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The Montessori Advantage ~ Excellent Executive Functioning Skills! October 22, 2016

Filed under: Child Development,impulse control,learning,Montessori education,Uncategorized — bevfollowsthechild @ 11:45 pm

11934944_10153555355176774_4321930277428401165_nPhoto caption ~ “May we watch you work?”  Impulse control practice!

I have thought long and hard about what I call ‘the Montessori advantage’, that special characteristic of Montessori students that allows them be successful in later schooling, relationships and work, and to become the people they were meant to be.  At the recent annual conference of the Montessori Institute of America the keynote speaker, Dr. Steven Hughes presented on Education for Life.  You can find out more about Dr. Hughes here: http://www.goodatdoingthings.com/GoodAtDoingThings/Welcome.html

I had the pleasure (and the fear – it is very hard to follow a keynote speech by Dr. Hughes!) to present on the development of Executive Functioning skills in children.  These skills (short term memory, flexible thinking and impulse control) are an important part of education for life.  These skills help us succeed in school, at work, in relationships, and as a parent.  You can hear more about executive functioning skills by following this link to a short video: http://developingchild.harvard.edu/resources/inbrief-executive-function-skills-for-life-and-learning/

I think that Montessori schools provide children a wonderful environment for the practice of these skills, and like any skill, practice helps develop and strengthen the skills.  The video clips in the executive function overview include many set in Montessori schools, yet Montessori education is never mentioned.  That’s why I think it is important for us to join the conversation as Montessori parents and teachers.  ‘Executive functioning’ are buzz words in education right now, and this is something Montessori education excels at ~ providing the opportunity to practice, develop and strengthen working memory, flexible thinking and impulse control.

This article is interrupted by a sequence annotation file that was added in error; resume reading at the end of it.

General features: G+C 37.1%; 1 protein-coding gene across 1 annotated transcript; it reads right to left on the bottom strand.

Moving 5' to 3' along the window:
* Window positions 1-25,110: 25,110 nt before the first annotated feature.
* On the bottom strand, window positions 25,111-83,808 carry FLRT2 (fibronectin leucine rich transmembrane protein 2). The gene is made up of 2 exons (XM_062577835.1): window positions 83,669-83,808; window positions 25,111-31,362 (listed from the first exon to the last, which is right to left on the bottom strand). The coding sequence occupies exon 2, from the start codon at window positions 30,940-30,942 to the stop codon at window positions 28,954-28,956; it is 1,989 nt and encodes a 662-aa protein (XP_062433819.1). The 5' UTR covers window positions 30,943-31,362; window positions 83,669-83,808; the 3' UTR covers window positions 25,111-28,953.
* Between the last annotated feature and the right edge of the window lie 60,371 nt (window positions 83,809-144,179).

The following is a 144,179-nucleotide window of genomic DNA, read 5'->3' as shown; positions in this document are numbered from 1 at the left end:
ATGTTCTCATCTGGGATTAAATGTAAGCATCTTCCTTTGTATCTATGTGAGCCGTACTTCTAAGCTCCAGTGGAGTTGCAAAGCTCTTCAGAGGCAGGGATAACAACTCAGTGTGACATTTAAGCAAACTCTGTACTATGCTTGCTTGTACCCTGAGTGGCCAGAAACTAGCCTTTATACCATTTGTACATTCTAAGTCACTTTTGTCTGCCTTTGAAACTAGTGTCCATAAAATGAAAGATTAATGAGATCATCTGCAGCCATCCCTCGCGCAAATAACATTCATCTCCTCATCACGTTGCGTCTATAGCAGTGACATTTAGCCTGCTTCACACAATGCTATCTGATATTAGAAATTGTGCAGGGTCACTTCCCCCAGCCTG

Just think of these examples:

Working memory ~ consider all of the distance games (matching pink tower or broad stair pieces, shapes from the geometric cabinet to cards on a rug across the classroom), three period lessons, matching games, remembering the sequence of a lesson, remembering where a work goes on a shelf . . .

Flexible thinking ~ so many works (knobbed cylinder blocks, binomial cube, trinomial cube, puzzles) encourage a child to persevere and try a different arrangement to solve the puzzle

Impulse control ~ walking on the line, fine motor control activities, just having one of each material so you have to be patient and wait your turn, watching a work without touching, waiting for a lesson. . .

With twenty children in a room, all moving freely and making their own choices of what to work on, you can see that our students get a lot of practice on focusing on their own work and avoiding being distracted by the movement and choices of those around them.  Their executive functioning skills get a daily workout.

As parents and educators, we can not only provide lots of opportunities for practice of these skills, but also set about providing the best environment to avoid long term factors that negatively impact the development of these skills.

  • Poor role models
  • Stress
  • Poor nutrition
  • Lack of opportunity to practice and develop